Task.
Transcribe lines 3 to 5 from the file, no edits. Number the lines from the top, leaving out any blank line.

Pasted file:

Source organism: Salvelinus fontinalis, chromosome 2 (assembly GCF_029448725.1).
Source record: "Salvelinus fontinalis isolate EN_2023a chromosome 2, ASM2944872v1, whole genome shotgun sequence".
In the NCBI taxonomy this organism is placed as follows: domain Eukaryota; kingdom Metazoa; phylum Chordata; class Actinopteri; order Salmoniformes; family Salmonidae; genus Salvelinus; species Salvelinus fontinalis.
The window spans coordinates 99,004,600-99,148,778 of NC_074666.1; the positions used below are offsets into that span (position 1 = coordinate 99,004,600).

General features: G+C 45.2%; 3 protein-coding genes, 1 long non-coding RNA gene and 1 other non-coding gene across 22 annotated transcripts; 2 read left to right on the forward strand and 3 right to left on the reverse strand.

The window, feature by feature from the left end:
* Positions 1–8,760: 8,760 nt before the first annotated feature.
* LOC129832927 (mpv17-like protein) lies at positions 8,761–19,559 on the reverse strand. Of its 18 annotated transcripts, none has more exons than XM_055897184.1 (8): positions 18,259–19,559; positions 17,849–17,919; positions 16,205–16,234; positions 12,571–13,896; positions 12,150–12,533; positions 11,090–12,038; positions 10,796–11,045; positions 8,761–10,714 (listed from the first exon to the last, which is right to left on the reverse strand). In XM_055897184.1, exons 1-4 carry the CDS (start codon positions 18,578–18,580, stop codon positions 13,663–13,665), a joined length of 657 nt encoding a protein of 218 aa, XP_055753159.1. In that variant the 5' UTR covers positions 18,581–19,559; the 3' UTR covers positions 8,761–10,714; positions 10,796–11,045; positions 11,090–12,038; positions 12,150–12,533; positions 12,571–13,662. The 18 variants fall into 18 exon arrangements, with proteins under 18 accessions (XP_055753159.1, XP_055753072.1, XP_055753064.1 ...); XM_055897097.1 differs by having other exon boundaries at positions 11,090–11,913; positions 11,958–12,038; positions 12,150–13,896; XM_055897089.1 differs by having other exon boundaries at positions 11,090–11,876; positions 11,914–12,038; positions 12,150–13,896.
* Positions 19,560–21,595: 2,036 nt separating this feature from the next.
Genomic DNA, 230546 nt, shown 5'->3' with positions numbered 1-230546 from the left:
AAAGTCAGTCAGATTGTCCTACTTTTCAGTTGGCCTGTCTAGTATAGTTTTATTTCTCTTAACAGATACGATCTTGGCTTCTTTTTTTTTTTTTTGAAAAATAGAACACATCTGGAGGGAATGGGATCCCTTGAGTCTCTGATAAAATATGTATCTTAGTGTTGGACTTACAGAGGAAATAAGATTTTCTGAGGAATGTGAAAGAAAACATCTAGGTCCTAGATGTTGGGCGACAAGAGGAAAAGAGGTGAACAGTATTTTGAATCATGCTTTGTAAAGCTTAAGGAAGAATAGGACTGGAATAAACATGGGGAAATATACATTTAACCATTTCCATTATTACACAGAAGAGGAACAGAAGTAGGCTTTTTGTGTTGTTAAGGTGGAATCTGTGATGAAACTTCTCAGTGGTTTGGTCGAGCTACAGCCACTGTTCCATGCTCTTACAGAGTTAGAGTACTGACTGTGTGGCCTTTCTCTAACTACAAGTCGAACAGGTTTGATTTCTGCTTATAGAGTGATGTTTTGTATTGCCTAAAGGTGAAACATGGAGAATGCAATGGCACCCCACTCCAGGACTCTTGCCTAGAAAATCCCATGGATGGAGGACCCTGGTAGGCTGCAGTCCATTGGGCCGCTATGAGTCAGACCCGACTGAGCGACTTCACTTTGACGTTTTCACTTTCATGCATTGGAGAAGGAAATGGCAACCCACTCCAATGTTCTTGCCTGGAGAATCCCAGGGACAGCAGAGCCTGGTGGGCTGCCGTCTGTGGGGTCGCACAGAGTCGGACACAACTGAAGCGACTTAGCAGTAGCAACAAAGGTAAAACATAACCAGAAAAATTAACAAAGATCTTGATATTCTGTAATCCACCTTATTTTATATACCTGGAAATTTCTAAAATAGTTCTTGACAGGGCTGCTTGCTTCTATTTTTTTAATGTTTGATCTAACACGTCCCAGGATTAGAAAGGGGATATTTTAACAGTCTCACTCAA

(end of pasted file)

In the NCBI taxonomy this organism is placed as follows: domain Eukaryota; kingdom Metazoa; phylum Chordata; class Actinopteri; order Salmoniformes; family Salmonidae; genus Salvelinus; species Salvelinus fontinalis.
The window spans coordinates 99,004,600-99,148,778 of NC_074666.1; the positions used below are offsets into that span (position 1 = coordinate 99,004,600).

General features: G+C 45.2%; 3 protein-coding genes, 1 long non-coding RNA gene and 1 other non-coding gene across 22 annotated transcripts; 2 read left to right on the forward strand and 3 right to left on the reverse strand.